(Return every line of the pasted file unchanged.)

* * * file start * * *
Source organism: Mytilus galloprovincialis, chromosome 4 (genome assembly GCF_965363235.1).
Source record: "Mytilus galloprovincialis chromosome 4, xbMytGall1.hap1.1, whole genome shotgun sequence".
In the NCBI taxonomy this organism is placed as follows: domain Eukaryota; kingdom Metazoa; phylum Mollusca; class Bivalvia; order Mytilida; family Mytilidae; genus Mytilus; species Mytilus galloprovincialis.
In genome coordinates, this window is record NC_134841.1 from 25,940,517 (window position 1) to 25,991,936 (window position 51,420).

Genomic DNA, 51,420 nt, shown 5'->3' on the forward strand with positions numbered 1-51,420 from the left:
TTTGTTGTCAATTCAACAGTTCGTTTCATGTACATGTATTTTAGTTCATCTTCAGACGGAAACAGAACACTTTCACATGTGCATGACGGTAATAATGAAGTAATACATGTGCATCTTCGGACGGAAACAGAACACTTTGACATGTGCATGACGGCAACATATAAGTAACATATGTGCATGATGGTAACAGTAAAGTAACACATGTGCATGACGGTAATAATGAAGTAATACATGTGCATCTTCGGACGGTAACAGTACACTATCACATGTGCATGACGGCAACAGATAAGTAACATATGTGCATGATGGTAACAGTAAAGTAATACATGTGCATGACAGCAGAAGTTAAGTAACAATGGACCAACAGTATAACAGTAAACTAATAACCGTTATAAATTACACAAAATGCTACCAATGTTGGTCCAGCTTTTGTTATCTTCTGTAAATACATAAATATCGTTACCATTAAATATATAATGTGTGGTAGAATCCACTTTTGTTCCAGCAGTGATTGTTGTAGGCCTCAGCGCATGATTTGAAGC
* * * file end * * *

Source organism: Mytilus galloprovincialis, chromosome 4 (genome assembly GCF_965363235.1).
Source record: "Mytilus galloprovincialis chromosome 4, xbMytGall1.hap1.1, whole genome shotgun sequence".
In the NCBI taxonomy this organism is placed as follows: domain Eukaryota; kingdom Metazoa; phylum Mollusca; class Bivalvia; order Mytilida; family Mytilidae; genus Mytilus; species Mytilus galloprovincialis.
In genome coordinates, this window is record NC_134841.1 from 25,940,517 (window position 1) to 25,991,936 (window position 51,420).

Genomic DNA, 51,420 nt, shown 5'->3' on the forward strand with positions numbered 1-51,420 from the left:
TTTGTTGTCAATTCAACAGTTCGTTTCATGTACATGTATTTTAGTTCATCTTCAGACGGAAACAGAACACTTTCACATGTGCATGACGGTAATAATGAAGTAATACATGTGCATCTTCGGACGGAAACAGAACACTTTGACATGTGCATGACGGCAACATATAAGTAACATATGTGCATGATGGTAACAGTAAAGTAACACATGTGCATGACGGTAATAATGAAGTAATACATGTGCATCTTCGGACGGTAACAGTACACTATCACATGTGCATGACGGCAACAGATAAGTAACATATGTGCATGATGGTAACAGTAAAGTAATACATGTGCATGACAGCAGAAGTTAAGTAACAATGGACCAACAGTATAACAGTAAACTAATAACCGTTATAAATTACACAAAATGCTACCAATGTTGGTCCAGCTTTTGTTATCTTCTGTAAATACATAAATATCGTTACCATTAAATATATAATGTGTGGTAGAATCCACTTTTGTTCCAGCAGTGATTGTTGTAGGCCTCAGCGCATGATTTGAAGC